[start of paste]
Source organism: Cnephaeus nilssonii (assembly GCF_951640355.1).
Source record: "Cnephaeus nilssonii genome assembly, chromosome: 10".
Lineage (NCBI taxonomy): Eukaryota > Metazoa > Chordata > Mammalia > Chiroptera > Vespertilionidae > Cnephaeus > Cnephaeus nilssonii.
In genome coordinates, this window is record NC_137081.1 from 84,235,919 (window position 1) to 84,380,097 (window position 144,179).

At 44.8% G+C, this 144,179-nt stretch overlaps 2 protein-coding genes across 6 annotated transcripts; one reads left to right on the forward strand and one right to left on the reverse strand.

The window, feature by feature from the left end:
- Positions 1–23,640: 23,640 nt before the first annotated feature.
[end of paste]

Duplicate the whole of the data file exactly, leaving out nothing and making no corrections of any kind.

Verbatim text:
Source organism: Cnephaeus nilssonii (assembly GCF_951640355.1).
Source record: "Cnephaeus nilssonii genome assembly, chromosome: 10".
Lineage (NCBI taxonomy): Eukaryota > Metazoa > Chordata > Mammalia > Chiroptera > Vespertilionidae > Cnephaeus > Cnephaeus nilssonii.
In genome coordinates, this window is record NC_137081.1 from 84,235,919 (window position 1) to 84,380,097 (window position 144,179).

At 44.8% G+C, this 144,179-nt stretch overlaps 2 protein-coding genes across 6 annotated transcripts; one reads left to right on the forward strand and one right to left on the reverse strand.

The window, feature by feature from the left end:
- Positions 1–23,640: 23,640 nt before the first annotated feature.